SF360: Do you find yourself competing with PR firms in the media capitals of New York and Los Angeles?
Schneider: There’s so much industry around this, which is fantastic. We’re not a PR company; we’re not an outreach company. Actually, we never use the word ‘outreach’ in our work. We think of outreach as, essentially, nonprofit promotion. Which is a good thing to do—tell people about your film. We use the word ‘engagement’ instead because we see the relationship between a story and a community as a much more multi-dimensional and dynamic relationship. It’s not simply the film being the center of the universe and we want to reach out and tell everybody how important it is. We want there to be an ongoing conversation and connection between a story, a maker, a community, a set of issues, the policy world, the activist world, the philanthropic world. We’re really one of many players in using stories to move social change. So outreach is an inadequate way to describe what we do.
SF360: How do you measure success, given that results are often nebulous and amorphous?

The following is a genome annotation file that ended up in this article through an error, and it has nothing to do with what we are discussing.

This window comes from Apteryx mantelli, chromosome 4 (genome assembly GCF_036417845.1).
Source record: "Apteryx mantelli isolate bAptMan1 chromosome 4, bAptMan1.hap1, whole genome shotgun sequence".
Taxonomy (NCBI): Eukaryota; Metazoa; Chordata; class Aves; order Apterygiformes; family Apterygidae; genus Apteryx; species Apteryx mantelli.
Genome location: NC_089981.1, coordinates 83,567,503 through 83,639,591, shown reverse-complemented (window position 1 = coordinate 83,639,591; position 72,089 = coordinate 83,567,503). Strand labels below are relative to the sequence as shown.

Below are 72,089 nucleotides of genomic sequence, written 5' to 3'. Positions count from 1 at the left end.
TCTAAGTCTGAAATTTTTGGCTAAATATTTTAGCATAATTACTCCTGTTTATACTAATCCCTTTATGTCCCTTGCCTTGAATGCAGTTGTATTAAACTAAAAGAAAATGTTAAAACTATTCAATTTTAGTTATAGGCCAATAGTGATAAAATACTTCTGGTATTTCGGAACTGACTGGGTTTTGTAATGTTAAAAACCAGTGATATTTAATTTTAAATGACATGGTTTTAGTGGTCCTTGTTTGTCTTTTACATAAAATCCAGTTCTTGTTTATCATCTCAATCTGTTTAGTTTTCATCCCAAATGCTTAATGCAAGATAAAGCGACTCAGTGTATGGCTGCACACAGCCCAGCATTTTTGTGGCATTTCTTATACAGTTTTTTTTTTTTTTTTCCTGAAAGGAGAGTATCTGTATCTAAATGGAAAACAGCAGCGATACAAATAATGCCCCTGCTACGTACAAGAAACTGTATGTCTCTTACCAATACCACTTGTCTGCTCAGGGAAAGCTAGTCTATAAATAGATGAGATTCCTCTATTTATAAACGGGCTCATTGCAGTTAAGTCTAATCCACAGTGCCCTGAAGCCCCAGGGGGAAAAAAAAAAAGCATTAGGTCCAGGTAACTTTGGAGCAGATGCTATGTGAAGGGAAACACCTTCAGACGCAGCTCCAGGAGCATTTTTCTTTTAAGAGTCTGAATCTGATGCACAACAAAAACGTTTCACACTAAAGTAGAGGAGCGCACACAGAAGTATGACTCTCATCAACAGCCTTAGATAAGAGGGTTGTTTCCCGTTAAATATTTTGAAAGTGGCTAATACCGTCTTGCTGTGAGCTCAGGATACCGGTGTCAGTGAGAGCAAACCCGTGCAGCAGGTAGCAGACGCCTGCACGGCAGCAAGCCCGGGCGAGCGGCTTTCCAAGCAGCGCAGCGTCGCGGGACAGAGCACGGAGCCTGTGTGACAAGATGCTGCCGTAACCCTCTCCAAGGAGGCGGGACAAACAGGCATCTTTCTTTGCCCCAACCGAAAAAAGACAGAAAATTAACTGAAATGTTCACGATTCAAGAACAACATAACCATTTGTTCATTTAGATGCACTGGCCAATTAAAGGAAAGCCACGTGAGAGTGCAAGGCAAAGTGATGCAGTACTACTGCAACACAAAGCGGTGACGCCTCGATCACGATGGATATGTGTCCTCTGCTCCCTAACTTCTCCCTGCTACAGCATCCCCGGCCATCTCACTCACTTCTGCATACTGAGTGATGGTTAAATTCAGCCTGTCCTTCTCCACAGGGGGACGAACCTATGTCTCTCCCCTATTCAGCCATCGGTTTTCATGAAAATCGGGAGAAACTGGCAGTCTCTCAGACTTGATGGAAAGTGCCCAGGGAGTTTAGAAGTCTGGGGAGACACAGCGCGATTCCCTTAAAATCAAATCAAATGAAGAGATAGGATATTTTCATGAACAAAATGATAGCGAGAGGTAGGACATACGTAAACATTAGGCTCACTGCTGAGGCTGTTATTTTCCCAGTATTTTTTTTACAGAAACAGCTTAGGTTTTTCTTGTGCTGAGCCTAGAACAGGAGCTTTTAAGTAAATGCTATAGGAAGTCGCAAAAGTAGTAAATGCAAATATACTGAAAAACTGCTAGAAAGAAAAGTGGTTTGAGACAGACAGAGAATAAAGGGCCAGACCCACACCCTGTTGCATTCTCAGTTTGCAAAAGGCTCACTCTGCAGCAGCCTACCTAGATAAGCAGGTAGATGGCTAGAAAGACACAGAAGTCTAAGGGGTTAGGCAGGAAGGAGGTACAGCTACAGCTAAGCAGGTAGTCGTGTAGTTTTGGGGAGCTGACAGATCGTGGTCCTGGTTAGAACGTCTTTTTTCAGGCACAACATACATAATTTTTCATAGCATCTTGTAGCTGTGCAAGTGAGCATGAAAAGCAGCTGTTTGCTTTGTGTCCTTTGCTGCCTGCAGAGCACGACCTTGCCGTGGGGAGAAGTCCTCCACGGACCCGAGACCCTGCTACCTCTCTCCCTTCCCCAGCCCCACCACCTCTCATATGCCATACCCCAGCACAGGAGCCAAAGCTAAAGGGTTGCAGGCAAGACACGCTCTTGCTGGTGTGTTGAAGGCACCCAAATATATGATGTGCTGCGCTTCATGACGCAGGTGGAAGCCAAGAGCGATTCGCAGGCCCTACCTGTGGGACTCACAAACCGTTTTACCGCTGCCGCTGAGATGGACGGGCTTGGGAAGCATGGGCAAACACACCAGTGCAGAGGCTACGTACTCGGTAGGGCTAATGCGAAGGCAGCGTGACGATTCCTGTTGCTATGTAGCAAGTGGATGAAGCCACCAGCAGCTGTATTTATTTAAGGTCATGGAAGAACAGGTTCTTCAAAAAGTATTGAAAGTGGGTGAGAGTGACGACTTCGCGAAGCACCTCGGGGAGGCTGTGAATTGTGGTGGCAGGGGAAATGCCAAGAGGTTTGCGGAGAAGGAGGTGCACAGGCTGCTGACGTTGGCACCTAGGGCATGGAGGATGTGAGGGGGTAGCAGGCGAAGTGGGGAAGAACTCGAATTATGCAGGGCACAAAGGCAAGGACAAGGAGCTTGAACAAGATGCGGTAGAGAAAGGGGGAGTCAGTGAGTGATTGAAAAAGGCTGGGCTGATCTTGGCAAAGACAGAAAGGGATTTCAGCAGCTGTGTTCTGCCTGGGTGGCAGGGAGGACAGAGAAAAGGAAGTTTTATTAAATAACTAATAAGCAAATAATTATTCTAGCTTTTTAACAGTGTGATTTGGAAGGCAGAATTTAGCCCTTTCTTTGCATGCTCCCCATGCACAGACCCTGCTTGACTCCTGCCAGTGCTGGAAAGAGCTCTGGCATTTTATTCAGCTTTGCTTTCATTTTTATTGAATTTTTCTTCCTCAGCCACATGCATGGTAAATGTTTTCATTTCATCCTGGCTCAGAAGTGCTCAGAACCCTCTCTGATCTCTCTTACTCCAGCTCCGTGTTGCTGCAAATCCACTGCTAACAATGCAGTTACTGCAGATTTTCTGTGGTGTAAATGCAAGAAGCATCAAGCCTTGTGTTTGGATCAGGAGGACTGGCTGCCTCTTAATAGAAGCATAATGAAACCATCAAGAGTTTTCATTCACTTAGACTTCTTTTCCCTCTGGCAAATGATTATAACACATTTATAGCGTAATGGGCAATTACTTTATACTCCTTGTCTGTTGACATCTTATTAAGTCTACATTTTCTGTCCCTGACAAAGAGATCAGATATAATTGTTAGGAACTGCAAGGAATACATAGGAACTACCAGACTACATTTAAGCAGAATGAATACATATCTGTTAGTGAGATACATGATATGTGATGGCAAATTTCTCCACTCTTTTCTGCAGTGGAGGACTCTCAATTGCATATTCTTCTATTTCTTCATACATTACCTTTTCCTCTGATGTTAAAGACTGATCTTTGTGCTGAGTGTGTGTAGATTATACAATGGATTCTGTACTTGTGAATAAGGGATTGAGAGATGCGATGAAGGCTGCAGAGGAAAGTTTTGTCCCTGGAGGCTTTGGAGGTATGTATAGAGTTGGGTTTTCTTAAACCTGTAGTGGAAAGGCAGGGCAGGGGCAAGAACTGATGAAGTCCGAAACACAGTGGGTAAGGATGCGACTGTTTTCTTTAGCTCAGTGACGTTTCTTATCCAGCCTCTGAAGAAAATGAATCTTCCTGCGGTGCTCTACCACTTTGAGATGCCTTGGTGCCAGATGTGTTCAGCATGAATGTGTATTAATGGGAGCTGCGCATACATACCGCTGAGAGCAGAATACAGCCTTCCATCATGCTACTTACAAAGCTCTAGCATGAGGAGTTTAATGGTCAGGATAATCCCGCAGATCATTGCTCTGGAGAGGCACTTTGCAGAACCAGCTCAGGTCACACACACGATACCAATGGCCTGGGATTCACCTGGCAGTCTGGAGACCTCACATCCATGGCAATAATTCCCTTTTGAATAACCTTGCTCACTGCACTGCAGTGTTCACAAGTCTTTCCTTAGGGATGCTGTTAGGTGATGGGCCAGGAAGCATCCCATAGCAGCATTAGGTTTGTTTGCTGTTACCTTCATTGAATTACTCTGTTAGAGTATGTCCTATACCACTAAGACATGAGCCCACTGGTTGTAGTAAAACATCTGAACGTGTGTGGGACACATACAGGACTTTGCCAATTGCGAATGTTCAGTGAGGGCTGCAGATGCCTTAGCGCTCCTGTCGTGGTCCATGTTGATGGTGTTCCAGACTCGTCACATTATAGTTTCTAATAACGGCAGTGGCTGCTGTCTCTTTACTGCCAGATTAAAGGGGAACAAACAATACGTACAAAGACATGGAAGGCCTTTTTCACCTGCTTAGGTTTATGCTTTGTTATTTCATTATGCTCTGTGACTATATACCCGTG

Schneider: This is really wonky, but we look at our work in the context of ecosystem change. To try to measure the impact of media in isolation doesn’t really recognize how important story is to moving people’s behaviors and hearts and minds. If you have media as part of a strategy that includes research, activism, policy development, philanthropy, leadership, grass-roots activities, then you have an ecosystem that can really go somewhere. But if you try to measure the discrete contributions of any one of those, you would be really misunderstanding how change occurs. It is precisely the partnership and the way that those different pieces interact that is exciting. How you measure that is if those pieces are working together well. If we look at Food, Inc., a campaign that we’re working on now with Participant Media, we’re seeing the catalytic opportunity for grass-roots food-justice groups to be in theaters with the film, to be telling local audiences how to get involved in a local way with local food policy, or school-lunch reform, or menu-labeling initiatives. We see that the theater owner is receptive because it’s going to be an event as opposed to just a consuming opportunity. National groups are using that as a way to get press out about the film and about the issues. That’s the kind of constellation of change that we think film really contributes to. But you would not pull Food, Inc. out independently and say, Food, Inc. then changed food policy. It’s about the way it worked together with these groups and players. That’s where I think the momentum is.